A seed's-eye view of the Millennium Seed Bank

Through our partnership with Kew Gardens on the UK National Tree Seed Project (generously funded by the players of the People's Postcode Lottery), we manage over 80 amazing volunteers who collect the seed from woodland trees across the UK and send it to the Millenium Seed Bank (MSB).

The seeds themselves are stored in the vaults at Wakehurst Place in West sussex and although our volunteers work hard to collect the seeds, they don't necessarily get to see what happens to them after they send them in. Preparing and storing the seeds is not as simple a task as it may seem on the surface. So we asked the scientists at the MSB, which is owned and run by Kew, to answer some common questions that intrigue people involved with the project. Discover the surprising answers below. 

Seeds preparation. (Louise Taylor)
Seeds preparation. (Louise Taylor)

What happens in a typical day at the MSB?

"I’m not sure there is a typical day! Across the whole MSB research projects, seed processing (including banking) and the monitoring of conservation projects are going on all year round. From a seed banking perspective, seeds are constantly arriving so cleaning, drying, banking and germination testing are ongoing."

Madagascan orchid species which are polyembryonic. (Jonathon Kendon)
Madagascan orchid species which are polyembryonic. (Jonathon Kendon)

What is the most unusual seed stored at the MSB and what makes it unusual?

"We have some seeds from a rare Madagascan orchid species which are polyembryonic. This means that each seed has multiple embryos inside so a single seed will produce multiple seedlings. There are only eight individuals of this species left in the wild."

Seeds in the MSB vaults. (Clare Trivedi)
Seeds in the MSB vaults. (Clare Trivedi)

Is there a holy grail of seeds that the MSB want to see in its collection?

"The MSB currently has a target to conserve 25% of the worlds orthodox seeded flora - that's plants which produce seeds able to tolerate drying - by 2020 in order to bank a rich variety of species from the global flora. Priority is given to species which are known to be useful, e.g. trees and crop wild relatives, and to species which are endemic, rare or known to be threatened."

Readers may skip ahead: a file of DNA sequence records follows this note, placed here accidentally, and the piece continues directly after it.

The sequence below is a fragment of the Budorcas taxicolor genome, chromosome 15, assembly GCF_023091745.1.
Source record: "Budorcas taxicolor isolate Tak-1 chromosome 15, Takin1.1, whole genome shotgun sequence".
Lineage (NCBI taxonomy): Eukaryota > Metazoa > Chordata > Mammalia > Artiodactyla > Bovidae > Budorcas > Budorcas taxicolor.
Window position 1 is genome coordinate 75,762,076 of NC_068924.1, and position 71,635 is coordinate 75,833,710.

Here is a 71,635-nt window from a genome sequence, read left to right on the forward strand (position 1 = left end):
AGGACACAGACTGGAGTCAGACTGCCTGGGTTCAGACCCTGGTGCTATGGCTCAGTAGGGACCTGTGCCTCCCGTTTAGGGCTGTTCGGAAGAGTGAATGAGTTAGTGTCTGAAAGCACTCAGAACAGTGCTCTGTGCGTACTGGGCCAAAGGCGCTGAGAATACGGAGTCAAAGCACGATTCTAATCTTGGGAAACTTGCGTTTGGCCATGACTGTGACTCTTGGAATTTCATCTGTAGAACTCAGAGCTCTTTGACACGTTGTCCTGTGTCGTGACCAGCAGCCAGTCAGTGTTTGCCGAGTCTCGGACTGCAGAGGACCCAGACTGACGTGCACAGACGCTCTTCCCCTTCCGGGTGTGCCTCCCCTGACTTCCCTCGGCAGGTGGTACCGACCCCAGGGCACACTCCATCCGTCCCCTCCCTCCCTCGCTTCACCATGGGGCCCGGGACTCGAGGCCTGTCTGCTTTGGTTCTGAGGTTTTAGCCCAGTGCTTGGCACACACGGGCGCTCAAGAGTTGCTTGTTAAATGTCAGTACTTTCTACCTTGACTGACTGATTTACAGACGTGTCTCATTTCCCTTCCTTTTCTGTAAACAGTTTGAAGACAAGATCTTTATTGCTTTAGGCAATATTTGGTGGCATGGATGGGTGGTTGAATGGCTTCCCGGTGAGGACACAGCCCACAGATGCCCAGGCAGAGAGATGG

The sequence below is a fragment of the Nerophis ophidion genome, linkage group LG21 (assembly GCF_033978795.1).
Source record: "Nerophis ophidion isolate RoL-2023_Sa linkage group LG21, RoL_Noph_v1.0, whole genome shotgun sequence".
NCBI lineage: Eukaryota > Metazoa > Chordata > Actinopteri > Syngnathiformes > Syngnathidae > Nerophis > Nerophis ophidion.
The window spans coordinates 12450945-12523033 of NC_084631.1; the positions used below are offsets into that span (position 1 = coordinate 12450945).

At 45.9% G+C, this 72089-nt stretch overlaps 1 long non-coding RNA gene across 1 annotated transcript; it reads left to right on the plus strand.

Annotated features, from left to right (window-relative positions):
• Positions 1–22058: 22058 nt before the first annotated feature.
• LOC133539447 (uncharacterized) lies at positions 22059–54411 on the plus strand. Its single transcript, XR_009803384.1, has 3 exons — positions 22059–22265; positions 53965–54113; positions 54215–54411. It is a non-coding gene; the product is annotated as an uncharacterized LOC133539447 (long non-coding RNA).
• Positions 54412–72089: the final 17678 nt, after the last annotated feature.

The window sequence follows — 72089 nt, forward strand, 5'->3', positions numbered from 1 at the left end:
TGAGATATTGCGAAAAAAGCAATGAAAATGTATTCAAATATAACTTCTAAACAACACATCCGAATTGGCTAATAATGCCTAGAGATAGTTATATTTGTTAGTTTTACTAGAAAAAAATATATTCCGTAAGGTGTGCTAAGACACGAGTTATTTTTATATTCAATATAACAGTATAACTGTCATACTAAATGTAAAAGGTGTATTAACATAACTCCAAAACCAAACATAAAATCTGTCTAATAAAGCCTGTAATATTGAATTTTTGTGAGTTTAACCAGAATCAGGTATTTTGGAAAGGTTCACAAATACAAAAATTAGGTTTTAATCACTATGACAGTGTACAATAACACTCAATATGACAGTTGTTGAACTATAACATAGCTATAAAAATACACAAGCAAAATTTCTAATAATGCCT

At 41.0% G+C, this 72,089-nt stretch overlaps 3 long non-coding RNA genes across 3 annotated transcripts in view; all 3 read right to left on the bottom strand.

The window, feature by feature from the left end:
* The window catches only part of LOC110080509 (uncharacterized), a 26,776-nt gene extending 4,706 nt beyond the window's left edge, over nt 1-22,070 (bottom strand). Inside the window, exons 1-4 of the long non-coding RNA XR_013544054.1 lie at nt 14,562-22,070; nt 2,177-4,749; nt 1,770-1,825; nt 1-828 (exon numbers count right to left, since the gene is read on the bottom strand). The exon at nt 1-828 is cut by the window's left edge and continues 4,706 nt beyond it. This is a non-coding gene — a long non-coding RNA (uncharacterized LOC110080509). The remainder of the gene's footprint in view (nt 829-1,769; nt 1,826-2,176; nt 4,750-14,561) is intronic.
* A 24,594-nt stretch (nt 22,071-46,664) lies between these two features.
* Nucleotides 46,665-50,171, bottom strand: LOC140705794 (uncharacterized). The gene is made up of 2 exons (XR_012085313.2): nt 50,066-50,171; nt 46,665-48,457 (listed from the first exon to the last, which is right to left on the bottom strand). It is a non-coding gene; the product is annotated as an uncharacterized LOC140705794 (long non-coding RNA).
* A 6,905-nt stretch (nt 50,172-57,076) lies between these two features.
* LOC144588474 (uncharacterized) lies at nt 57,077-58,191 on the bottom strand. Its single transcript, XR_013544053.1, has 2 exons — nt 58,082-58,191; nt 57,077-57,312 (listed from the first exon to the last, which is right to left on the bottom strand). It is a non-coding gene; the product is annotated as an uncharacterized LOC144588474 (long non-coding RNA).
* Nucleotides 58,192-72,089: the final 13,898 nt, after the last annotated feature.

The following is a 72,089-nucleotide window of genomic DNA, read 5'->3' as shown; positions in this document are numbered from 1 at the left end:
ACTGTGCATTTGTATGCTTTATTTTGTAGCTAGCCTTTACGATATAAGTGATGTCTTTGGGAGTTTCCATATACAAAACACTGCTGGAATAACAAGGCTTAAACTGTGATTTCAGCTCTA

What types of research have the seeds in your bank been used in and have they been involved in any major discoveries?

"There are four main research themes ongoing at the MSB. For example, some of the research ongoing at the MSB relates to the optimal storage conditions for seeds, how to maximise the length of time the seeds remain viable for in storage - that's their ability to germinate given the right set of conditions and an absence of dormancy - and the requirements seeds need to germinate. This ensures that we are able to grow the seeds we have stored in the bank and that the collections remain viable for a long time."

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MSB Vaults (Louise Taylor)
MSB Vaults (Louise Taylor)

What is the largest seed you have in the MSB?

"One of the largest seeds we have banked belongs to a species of Pandanus from Australia with a single seed weighing almost 50g."

What is the smallest seed in your collection?

"Some of the smallest seeds we have banked at the MSB belong to species in the orchid family. A thousand seeds of some species in the orchid family can weigh less than 0.0005g."

How long does the process take from collecting a seed right through to storing the seed?

"This depends on the species and what states the seeds arrive at the MSB in, but generally several months. All seeds have to be dried down to 3-7% moisture content prior to banking which can take several months."

Seeds ready for storage. (Louise Taylor)
Seeds ready for storage. (Louise Taylor)

Can all seeds be stored?

"No. Seeds can be grouped into two main categories, orthodox and recalcitrant. The majority of seeds are orthodox, meaning they can tolerate drying and are able to be stored under the standard -20C conditions. Recalcitrant seeds on the other hand do not tolerate drying so cannot be stored under the standard conditions. This recalcitrant group includes seeds of oaks and chestnuts. One option being researched for these seeds is the use of liquid nitrogen through cryopreservation for storage."

What treatment do seeds need before they can be stored?

"Before storage, the main treatment seeds receive is being dried down to 3-7% seed moisture content. This increases the longevity of the seeds in the bank. For every 1% drop in seed moisture content the seed longevity in the bank doubles."

The Millennium Seed Bank Facility. (Kew)
The Millennium Seed Bank Facility. (Kew)

Want to support conservation work as a volunteer?

Get involved